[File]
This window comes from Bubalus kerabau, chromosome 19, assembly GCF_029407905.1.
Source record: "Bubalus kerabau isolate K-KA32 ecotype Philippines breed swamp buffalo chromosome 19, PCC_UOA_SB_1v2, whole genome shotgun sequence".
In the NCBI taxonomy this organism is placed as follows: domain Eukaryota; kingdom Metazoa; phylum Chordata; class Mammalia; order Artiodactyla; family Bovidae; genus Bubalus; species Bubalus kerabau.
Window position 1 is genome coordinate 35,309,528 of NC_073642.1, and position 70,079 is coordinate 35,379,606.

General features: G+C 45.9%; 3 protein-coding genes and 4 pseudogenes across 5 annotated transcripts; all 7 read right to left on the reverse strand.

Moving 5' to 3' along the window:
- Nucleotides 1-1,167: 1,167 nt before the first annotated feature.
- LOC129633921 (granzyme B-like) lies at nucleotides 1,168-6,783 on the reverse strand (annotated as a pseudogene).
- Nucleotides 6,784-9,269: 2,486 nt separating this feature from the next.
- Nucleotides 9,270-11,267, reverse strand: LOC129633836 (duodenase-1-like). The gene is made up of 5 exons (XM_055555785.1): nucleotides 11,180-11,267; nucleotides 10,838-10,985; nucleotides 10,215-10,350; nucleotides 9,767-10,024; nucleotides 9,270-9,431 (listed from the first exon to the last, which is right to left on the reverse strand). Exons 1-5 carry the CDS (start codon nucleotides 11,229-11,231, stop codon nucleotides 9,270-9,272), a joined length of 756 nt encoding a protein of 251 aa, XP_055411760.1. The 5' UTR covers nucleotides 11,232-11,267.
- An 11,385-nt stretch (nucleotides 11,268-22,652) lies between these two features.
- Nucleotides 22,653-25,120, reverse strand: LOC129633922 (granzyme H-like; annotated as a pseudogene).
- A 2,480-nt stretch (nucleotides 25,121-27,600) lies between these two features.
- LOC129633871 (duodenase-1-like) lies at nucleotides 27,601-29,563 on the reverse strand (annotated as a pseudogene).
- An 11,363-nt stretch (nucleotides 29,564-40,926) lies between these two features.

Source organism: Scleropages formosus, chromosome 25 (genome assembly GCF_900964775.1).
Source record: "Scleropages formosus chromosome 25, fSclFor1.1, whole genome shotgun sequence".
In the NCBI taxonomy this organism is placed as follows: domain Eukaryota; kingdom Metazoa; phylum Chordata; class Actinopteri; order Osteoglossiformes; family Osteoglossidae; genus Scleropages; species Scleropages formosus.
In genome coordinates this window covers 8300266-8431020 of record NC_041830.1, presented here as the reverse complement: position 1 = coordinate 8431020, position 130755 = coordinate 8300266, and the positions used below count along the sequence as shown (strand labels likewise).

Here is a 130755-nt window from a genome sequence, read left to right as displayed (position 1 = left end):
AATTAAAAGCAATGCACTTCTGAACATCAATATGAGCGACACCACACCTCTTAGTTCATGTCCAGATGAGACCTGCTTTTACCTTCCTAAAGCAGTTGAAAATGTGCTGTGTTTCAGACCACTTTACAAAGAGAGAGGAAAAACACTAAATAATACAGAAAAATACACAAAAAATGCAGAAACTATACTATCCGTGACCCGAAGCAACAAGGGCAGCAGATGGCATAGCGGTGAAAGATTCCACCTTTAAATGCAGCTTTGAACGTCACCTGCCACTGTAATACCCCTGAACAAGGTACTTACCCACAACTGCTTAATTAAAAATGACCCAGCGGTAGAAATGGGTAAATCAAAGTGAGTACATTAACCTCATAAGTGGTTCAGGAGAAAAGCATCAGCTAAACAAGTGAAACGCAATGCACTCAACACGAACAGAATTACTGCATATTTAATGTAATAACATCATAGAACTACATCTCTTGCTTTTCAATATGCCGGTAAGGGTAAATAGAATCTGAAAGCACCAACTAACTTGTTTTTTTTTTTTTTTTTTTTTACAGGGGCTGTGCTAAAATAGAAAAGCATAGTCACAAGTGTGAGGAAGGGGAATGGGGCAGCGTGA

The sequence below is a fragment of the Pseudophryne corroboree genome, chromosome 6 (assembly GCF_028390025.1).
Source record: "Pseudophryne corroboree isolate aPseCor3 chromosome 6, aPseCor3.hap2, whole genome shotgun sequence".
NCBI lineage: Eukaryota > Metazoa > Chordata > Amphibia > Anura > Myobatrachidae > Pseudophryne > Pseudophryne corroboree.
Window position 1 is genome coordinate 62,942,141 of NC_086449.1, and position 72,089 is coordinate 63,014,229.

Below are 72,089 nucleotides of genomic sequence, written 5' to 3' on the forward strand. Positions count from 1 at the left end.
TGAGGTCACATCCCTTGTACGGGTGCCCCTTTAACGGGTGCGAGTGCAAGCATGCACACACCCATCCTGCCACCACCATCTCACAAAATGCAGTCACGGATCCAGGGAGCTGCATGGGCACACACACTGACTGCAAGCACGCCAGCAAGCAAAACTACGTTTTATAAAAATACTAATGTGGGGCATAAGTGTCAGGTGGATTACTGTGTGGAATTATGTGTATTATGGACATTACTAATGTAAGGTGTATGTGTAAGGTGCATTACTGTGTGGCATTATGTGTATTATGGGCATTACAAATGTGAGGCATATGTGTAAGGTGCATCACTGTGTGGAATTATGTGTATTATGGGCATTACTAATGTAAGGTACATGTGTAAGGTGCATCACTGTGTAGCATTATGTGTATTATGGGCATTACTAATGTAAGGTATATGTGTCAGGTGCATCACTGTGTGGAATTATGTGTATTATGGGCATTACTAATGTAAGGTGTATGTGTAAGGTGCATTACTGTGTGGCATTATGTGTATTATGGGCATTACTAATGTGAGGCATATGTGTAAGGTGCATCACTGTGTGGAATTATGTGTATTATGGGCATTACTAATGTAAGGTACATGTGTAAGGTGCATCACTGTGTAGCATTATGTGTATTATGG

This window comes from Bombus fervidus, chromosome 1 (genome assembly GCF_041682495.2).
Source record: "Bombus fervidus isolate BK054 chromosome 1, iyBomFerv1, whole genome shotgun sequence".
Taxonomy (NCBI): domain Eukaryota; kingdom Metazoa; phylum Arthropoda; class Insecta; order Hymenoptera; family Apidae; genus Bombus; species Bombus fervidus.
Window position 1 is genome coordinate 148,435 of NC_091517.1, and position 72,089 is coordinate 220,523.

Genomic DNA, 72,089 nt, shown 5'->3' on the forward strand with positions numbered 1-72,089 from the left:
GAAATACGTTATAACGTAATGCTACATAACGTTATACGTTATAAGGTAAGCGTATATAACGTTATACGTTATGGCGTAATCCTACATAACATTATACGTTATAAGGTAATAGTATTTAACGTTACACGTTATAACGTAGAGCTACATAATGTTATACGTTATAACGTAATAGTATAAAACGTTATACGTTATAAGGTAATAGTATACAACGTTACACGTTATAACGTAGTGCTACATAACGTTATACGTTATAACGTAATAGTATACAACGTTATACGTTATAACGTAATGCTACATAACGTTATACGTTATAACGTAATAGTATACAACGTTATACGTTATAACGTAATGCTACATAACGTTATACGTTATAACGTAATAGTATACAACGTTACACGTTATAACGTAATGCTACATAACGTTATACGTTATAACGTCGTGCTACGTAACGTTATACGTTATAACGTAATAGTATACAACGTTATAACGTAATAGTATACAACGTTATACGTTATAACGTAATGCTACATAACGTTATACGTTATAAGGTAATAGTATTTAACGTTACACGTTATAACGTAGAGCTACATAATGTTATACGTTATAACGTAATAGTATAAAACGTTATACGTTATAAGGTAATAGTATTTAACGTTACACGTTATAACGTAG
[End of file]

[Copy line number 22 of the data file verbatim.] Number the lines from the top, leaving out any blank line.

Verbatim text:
The sequence below is a fragment of the Pseudophryne corroboree genome, chromosome 6 (assembly GCF_028390025.1).